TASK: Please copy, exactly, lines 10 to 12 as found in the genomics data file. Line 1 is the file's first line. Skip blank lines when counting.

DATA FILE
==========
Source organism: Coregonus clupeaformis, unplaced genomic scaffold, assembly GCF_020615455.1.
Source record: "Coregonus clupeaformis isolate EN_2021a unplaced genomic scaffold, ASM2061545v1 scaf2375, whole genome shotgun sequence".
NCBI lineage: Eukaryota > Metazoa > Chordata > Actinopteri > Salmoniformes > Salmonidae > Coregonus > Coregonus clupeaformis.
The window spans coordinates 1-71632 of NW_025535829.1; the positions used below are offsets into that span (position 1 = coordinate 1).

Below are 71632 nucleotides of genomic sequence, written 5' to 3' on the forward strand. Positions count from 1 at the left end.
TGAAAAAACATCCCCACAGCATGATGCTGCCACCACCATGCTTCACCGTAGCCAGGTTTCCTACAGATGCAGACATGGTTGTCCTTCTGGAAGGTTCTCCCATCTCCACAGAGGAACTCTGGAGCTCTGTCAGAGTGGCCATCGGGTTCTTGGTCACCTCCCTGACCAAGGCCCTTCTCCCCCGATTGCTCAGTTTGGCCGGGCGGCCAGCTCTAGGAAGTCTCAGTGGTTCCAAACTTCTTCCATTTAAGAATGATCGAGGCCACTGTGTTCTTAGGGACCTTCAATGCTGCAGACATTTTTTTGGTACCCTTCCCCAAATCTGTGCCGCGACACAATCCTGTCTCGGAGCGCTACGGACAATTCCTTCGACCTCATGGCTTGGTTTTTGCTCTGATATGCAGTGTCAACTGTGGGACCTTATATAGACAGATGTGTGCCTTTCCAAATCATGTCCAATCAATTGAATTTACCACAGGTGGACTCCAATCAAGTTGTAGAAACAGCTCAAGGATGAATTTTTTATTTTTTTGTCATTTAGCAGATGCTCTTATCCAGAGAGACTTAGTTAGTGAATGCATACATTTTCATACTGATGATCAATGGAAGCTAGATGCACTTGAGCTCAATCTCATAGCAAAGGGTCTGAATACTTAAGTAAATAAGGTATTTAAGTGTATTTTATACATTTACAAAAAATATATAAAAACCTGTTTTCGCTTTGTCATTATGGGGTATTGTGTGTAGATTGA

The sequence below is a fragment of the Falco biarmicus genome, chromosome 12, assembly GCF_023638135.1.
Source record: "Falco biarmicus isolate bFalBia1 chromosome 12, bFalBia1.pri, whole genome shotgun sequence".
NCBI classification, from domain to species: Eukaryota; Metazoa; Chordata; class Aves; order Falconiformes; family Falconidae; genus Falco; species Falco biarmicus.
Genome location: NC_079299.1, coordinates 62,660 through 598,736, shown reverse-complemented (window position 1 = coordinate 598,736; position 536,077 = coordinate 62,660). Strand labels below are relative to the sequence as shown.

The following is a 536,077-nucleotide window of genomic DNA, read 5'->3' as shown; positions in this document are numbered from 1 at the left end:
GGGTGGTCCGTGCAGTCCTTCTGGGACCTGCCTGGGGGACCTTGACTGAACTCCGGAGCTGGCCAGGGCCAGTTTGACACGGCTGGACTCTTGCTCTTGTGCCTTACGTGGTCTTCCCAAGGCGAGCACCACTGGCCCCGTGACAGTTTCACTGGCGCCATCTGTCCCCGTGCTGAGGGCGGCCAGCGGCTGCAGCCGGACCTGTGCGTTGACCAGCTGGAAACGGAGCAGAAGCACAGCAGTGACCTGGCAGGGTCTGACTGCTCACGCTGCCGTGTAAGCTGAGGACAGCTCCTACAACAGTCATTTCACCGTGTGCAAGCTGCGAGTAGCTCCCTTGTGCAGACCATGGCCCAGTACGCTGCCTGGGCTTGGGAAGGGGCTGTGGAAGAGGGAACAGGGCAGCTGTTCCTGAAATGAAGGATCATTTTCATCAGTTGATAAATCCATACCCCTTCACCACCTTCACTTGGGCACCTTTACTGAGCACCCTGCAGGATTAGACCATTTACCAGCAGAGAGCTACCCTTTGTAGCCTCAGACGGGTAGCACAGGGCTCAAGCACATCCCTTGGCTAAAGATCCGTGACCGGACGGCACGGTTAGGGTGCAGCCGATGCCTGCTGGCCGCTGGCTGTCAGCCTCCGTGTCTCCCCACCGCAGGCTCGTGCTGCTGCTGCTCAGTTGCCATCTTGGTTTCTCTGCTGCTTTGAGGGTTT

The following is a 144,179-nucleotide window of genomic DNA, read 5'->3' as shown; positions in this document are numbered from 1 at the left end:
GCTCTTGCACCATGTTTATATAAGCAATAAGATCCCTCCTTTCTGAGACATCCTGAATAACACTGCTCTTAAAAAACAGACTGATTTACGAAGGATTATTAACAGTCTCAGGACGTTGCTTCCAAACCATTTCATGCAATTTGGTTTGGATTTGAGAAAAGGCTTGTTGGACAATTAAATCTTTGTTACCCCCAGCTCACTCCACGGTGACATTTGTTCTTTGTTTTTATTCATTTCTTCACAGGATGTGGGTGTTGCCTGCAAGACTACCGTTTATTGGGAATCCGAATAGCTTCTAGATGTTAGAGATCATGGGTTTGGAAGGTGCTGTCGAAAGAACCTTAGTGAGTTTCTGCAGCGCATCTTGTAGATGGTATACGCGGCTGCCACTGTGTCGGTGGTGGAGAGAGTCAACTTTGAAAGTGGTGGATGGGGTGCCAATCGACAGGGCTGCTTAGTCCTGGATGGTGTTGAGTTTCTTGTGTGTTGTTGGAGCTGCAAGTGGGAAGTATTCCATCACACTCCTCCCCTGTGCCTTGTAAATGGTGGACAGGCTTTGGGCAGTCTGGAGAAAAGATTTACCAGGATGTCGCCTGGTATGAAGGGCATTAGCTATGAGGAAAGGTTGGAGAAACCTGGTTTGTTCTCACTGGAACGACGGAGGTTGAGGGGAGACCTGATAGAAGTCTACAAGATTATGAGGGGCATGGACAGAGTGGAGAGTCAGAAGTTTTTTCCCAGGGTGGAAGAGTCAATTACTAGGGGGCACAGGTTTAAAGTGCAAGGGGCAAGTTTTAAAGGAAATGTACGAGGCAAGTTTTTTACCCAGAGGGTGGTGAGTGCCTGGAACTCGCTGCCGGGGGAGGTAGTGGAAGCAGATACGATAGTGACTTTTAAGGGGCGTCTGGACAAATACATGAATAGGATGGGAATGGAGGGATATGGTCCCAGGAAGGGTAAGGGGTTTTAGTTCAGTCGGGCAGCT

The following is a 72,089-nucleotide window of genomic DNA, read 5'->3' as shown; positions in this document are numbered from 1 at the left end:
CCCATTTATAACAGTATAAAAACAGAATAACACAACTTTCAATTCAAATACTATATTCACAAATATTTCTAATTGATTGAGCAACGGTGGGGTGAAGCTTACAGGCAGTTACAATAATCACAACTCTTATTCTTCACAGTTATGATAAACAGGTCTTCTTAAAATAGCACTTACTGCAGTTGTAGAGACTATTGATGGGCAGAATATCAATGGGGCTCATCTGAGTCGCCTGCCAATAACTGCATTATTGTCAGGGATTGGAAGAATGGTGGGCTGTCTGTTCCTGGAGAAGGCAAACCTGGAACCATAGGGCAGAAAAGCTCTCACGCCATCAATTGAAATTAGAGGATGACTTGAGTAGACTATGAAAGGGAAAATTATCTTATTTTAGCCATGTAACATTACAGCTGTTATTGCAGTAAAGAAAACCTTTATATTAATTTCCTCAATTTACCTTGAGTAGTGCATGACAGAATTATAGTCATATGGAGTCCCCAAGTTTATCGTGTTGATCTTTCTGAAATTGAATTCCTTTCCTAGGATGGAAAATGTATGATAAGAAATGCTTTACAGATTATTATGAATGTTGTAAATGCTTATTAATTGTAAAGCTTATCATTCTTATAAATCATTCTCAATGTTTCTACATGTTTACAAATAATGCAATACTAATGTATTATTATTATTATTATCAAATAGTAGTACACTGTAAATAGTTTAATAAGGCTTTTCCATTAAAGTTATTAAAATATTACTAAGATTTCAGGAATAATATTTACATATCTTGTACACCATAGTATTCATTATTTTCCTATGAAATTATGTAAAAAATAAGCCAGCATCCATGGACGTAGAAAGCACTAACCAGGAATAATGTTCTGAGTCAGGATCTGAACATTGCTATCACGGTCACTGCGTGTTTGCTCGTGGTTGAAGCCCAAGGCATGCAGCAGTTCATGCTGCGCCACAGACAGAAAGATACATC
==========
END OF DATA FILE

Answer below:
Genome location: NC_079299.1, coordinates 62,660 through 598,736, shown reverse-complemented (window position 1 = coordinate 598,736; position 536,077 = coordinate 62,660). Strand labels below are relative to the sequence as shown.

The following is a 536,077-nucleotide window of genomic DNA, read 5'->3' as shown; positions in this document are numbered from 1 at the left end:
GGGTGGTCCGTGCAGTCCTTCTGGGACCTGCCTGGGGGACCTTGACTGAACTCCGGAGCTGGCCAGGGCCAGTTTGACACGGCTGGACTCTTGCTCTTGTGCCTTACGTGGTCTTCCCAAGGCGAGCACCACTGGCCCCGTGACAGTTTCACTGGCGCCATCTGTCCCCGTGCTGAGGGCGGCCAGCGGCTGCAGCCGGACCTGTGCGTTGACCAGCTGGAAACGGAGCAGAAGCACAGCAGTGACCTGGCAGGGTCTGACTGCTCACGCTGCCGTGTAAGCTGAGGACAGCTCCTACAACAGTCATTTCACCGTGTGCAAGCTGCGAGTAGCTCCCTTGTGCAGACCATGGCCCAGTACGCTGCCTGGGCTTGGGAAGGGGCTGTGGAAGAGGGAACAGGGCAGCTGTTCCTGAAATGAAGGATCATTTTCATCAGTTGATAAATCCATACCCCTTCACCACCTTCACTTGGGCACCTTTACTGAGCACCCTGCAGGATTAGACCATTTACCAGCAGAGAGCTACCCTTTGTAGCCTCAGACGGGTAGCACAGGGCTCAAGCACATCCCTTGGCTAAAGATCCGTGACCGGACGGCACGGTTAGGGTGCAGCCGATGCCTGCTGGCCGCTGGCTGTCAGCCTCCGTGTCTCCCCACCGCAGGCTCGTGCTGCTGCTGCTCAGTTGCCATCTTGGTTTCTCTGCTGCTTTGAGGGTTT